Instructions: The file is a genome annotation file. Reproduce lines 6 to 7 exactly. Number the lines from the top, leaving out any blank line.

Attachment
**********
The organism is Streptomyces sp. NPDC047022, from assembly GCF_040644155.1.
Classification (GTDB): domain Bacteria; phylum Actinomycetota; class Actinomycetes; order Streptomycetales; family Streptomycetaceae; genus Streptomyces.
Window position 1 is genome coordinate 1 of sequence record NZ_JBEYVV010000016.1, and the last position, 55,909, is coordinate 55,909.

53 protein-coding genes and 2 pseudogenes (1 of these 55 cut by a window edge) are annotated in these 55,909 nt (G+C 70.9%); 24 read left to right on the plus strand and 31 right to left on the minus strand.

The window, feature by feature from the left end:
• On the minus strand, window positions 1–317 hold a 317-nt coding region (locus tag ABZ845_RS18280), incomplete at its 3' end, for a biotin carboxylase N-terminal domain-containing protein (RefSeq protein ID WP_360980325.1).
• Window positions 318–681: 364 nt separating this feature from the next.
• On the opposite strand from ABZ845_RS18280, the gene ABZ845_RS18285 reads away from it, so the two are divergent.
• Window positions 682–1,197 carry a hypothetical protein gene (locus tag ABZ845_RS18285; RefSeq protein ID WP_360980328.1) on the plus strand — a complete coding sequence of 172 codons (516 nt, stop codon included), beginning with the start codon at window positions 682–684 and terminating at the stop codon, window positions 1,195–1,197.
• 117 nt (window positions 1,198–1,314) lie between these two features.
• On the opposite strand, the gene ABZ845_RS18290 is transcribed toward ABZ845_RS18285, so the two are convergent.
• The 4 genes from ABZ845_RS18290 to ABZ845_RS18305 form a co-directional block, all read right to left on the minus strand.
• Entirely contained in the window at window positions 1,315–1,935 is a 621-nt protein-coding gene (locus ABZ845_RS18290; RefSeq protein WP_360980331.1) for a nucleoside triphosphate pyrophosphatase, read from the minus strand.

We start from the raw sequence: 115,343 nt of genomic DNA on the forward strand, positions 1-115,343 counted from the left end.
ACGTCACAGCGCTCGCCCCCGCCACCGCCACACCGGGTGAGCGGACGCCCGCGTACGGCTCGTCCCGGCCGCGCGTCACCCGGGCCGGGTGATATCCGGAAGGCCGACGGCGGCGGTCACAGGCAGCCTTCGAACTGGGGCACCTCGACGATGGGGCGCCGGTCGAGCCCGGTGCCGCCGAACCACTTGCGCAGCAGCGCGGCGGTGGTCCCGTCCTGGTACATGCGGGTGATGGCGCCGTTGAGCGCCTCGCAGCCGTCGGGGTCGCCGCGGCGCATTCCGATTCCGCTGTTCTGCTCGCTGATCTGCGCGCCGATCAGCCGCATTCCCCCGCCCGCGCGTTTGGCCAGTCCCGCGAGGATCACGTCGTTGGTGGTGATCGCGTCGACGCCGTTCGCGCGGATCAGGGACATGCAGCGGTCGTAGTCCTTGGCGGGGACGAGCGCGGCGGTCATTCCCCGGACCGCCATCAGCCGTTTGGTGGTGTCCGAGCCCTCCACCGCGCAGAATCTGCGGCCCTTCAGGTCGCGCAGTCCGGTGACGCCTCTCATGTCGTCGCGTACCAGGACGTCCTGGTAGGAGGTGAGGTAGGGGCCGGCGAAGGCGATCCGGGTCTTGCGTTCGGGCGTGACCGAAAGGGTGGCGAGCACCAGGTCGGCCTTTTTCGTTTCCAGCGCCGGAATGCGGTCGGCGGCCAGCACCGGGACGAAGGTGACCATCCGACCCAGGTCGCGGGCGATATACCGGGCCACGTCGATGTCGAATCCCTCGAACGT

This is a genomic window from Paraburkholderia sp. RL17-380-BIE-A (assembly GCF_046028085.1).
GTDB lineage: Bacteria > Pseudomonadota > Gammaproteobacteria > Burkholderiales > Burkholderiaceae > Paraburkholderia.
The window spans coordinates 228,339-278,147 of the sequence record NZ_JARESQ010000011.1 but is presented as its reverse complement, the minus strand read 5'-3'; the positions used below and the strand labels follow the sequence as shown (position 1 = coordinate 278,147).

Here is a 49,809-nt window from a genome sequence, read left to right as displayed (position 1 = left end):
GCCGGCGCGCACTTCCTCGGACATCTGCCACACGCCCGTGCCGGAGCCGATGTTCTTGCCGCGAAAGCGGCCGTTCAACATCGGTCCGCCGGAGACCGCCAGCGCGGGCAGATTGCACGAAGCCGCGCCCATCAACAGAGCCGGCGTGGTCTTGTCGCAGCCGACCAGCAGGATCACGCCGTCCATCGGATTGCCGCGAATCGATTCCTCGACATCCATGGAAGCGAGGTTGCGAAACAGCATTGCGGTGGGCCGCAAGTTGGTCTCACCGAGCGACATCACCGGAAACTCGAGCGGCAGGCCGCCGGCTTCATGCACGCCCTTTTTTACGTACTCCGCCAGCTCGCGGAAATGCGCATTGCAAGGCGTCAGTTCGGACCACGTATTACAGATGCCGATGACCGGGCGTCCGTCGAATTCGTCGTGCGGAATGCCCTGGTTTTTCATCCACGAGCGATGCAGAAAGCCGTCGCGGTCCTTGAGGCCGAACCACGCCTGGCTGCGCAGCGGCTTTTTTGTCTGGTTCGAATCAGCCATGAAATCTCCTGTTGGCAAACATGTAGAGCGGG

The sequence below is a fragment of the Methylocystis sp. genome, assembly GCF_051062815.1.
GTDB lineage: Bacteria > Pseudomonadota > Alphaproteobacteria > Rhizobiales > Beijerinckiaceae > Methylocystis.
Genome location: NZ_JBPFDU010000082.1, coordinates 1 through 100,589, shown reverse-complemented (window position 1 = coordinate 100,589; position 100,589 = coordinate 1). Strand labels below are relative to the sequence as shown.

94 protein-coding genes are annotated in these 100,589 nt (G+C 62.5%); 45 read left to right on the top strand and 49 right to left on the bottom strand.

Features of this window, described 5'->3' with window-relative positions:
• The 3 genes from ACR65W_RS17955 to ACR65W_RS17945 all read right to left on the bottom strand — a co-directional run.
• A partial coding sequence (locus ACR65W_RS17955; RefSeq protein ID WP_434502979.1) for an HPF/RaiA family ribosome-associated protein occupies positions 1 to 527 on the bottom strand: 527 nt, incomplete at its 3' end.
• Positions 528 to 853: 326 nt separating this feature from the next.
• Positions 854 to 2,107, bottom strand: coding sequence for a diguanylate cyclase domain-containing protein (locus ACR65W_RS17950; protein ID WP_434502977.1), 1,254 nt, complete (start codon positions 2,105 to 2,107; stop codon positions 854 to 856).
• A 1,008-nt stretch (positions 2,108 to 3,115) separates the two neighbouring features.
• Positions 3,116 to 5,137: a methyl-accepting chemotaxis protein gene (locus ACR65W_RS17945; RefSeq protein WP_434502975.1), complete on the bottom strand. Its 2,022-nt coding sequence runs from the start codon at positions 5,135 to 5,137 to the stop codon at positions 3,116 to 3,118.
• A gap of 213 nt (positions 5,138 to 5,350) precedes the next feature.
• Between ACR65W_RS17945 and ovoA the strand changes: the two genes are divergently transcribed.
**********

• On the minus strand, window positions 1–317 hold a 317-nt coding region (locus tag ABZ845_RS18280), incomplete at its 3' end, for a biotin carboxylase N-terminal domain-containing protein (RefSeq protein ID WP_360980325.1).
• Window positions 318–681: 364 nt separating this feature from the next.